- Woman's post about 'Back the Blue' sign in Jackson coffee shop prompts firing from nearby bar (8/15/17)11
- Scott City man dies in motorcycle crash near Millersville (8/13/17)
- Sands Pancake House moving to Morgan Oak location (8/11/17)1
- Stoogefest headliner cancels, cites NAACP travel advisory in Missouri (8/15/17)2
- How to save a life: Lifeguards resuscitated young girl at Cape Splash (8/17/17)2
- Teen convicted of shooting area woman in 2015 (8/13/17)
- Man accused of making terror threats against dental office (8/13/17)
- Councilman: Scott City mayor, city administrator resigned (8/15/17)4
- Cape movie theater to feature recliners, new food and drink options (8/11/17)3
- Woman dies in house fire in Cape Girardeau County (8/16/17)
Swartz's death fuels debate over computer crime
NEW YORK -- The death this week of Internet freedom activist Aaron Swartz is rekindling a long-running debate about how harshly authorities should deal with well-meaning people who compromise computer systems.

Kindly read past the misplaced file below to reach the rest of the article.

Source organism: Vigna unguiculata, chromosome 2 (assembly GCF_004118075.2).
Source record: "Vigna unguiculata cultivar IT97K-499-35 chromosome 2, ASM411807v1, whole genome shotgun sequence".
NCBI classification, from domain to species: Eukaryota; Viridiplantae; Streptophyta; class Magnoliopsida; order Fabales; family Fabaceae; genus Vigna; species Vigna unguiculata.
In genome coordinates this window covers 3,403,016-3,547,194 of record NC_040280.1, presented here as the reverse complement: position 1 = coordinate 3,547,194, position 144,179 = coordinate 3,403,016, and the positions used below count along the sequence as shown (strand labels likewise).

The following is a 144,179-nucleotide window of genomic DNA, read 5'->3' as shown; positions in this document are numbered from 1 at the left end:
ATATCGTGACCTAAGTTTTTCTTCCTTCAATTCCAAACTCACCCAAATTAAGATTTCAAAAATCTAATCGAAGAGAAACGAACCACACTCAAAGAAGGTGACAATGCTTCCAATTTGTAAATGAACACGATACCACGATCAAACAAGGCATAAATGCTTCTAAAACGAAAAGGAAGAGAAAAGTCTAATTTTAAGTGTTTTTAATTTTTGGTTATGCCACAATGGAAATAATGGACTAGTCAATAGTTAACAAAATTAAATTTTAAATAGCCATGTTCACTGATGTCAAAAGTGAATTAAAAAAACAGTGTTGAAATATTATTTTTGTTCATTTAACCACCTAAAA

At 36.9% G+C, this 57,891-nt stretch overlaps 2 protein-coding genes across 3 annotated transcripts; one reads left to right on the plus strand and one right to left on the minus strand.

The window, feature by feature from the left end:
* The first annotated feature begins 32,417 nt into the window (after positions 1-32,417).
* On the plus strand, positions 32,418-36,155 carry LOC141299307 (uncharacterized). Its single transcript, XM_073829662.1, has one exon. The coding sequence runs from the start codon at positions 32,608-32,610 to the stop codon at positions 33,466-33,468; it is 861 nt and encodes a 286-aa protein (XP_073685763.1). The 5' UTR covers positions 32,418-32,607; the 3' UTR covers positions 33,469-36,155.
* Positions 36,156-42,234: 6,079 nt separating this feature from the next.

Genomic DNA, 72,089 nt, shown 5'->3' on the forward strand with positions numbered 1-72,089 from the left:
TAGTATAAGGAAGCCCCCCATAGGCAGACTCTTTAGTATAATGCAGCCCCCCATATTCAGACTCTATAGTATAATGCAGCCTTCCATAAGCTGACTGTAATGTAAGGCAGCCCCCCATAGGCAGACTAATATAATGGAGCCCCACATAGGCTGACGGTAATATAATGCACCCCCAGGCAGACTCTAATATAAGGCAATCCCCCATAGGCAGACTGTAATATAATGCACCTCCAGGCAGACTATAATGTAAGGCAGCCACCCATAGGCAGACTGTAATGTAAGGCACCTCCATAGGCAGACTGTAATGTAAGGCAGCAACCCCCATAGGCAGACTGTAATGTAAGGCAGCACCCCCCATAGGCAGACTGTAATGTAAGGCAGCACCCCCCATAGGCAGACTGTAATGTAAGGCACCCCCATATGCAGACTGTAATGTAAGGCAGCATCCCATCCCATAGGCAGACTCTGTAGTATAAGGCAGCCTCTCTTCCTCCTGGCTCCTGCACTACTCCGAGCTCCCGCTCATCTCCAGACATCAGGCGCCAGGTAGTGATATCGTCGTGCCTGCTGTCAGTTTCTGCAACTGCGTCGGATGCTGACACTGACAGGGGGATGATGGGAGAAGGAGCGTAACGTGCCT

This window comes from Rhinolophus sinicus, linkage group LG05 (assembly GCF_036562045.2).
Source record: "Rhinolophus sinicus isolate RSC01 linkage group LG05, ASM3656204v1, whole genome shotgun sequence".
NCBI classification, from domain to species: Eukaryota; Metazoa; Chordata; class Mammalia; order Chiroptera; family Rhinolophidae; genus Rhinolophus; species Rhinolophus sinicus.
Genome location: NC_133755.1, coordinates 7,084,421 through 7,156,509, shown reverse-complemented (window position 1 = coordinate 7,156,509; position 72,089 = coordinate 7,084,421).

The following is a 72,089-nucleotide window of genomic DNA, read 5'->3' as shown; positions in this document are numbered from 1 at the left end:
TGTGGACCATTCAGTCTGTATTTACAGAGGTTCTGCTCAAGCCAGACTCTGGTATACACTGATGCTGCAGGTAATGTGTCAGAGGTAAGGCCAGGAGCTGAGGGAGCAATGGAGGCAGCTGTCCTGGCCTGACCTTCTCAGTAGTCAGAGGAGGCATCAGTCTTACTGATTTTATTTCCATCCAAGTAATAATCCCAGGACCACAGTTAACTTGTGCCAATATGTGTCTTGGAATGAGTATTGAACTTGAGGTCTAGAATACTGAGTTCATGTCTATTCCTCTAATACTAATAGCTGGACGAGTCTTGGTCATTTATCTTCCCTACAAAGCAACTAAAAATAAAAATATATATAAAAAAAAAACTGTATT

Swartz struggled for years against a legal system that he felt had not caught up to the information age. Federal prosecutors had tried unsuccessfully to mount a case against him for publishing reams of court documents that normally cost a fee to download.
Swartz's family said that same system helped cause his death by branding as a felon an activist who was more interested in spreading academic information than in the fraud federal prosecutors had charged him with.
They said that Swartz's death by suicide was "the product of a criminal justice system rife with intimidation and prosecutorial overreach."